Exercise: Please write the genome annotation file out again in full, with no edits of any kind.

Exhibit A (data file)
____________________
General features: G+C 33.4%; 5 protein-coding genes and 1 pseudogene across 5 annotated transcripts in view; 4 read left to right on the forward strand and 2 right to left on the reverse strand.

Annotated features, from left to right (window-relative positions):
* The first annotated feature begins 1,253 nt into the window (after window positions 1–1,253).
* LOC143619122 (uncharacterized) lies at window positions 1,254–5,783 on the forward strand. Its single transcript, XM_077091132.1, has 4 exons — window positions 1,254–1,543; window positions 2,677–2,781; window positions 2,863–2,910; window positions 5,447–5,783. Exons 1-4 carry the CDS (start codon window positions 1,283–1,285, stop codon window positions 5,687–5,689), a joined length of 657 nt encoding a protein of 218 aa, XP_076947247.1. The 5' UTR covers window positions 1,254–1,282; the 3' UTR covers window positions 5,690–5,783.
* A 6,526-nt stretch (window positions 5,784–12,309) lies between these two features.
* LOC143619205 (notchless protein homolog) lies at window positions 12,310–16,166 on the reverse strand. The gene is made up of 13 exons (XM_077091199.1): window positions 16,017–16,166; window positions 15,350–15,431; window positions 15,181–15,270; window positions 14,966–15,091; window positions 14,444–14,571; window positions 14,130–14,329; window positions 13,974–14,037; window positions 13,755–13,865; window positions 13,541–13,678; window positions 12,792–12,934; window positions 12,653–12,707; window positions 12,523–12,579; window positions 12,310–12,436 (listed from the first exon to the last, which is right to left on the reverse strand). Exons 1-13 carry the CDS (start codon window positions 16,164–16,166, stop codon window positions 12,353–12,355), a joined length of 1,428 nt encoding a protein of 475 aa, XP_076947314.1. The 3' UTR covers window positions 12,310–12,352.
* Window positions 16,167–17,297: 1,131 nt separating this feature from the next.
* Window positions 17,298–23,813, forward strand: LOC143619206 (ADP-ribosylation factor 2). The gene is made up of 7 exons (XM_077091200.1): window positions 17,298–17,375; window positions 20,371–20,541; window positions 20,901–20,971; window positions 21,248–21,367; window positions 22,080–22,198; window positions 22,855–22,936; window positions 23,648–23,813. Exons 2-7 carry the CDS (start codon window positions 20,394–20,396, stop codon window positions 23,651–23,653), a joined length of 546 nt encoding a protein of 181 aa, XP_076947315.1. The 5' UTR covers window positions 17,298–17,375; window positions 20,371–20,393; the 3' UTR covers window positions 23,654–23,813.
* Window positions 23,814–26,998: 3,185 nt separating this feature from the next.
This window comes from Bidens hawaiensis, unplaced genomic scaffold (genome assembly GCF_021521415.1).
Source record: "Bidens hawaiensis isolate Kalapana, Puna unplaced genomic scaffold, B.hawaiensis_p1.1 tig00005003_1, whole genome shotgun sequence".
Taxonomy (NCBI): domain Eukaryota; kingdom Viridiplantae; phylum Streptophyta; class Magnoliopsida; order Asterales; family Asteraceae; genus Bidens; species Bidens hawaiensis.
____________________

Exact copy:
General features: G+C 33.4%; 5 protein-coding genes and 1 pseudogene across 5 annotated transcripts in view; 4 read left to right on the forward strand and 2 right to left on the reverse strand.

Annotated features, from left to right (window-relative positions):
* The first annotated feature begins 1,253 nt into the window (after window positions 1–1,253).
* LOC143619122 (uncharacterized) lies at window positions 1,254–5,783 on the forward strand. Its single transcript, XM_077091132.1, has 4 exons — window positions 1,254–1,543; window positions 2,677–2,781; window positions 2,863–2,910; window positions 5,447–5,783. Exons 1-4 carry the CDS (start codon window positions 1,283–1,285, stop codon window positions 5,687–5,689), a joined length of 657 nt encoding a protein of 218 aa, XP_076947247.1. The 5' UTR covers window positions 1,254–1,282; the 3' UTR covers window positions 5,690–5,783.
* A 6,526-nt stretch (window positions 5,784–12,309) lies between these two features.
* LOC143619205 (notchless protein homolog) lies at window positions 12,310–16,166 on the reverse strand. The gene is made up of 13 exons (XM_077091199.1): window positions 16,017–16,166; window positions 15,350–15,431; window positions 15,181–15,270; window positions 14,966–15,091; window positions 14,444–14,571; window positions 14,130–14,329; window positions 13,974–14,037; window positions 13,755–13,865; window positions 13,541–13,678; window positions 12,792–12,934; window positions 12,653–12,707; window positions 12,523–12,579; window positions 12,310–12,436 (listed from the first exon to the last, which is right to left on the reverse strand). Exons 1-13 carry the CDS (start codon window positions 16,164–16,166, stop codon window positions 12,353–12,355), a joined length of 1,428 nt encoding a protein of 475 aa, XP_076947314.1. The 3' UTR covers window positions 12,310–12,352.
* Window positions 16,167–17,297: 1,131 nt separating this feature from the next.
* Window positions 17,298–23,813, forward strand: LOC143619206 (ADP-ribosylation factor 2). The gene is made up of 7 exons (XM_077091200.1): window positions 17,298–17,375; window positions 20,371–20,541; window positions 20,901–20,971; window positions 21,248–21,367; window positions 22,080–22,198; window positions 22,855–22,936; window positions 23,648–23,813. Exons 2-7 carry the CDS (start codon window positions 20,394–20,396, stop codon window positions 23,651–23,653), a joined length of 546 nt encoding a protein of 181 aa, XP_076947315.1. The 5' UTR covers window positions 17,298–17,375; window positions 20,371–20,393; the 3' UTR covers window positions 23,654–23,813.
* Window positions 23,814–26,998: 3,185 nt separating this feature from the next.
This window comes from Bidens hawaiensis, unplaced genomic scaffold (genome assembly GCF_021521415.1).
Source record: "Bidens hawaiensis isolate Kalapana, Puna unplaced genomic scaffold, B.hawaiensis_p1.1 tig00005003_1, whole genome shotgun sequence".
Taxonomy (NCBI): domain Eukaryota; kingdom Viridiplantae; phylum Streptophyta; class Magnoliopsida; order Asterales; family Asteraceae; genus Bidens; species Bidens hawaiensis.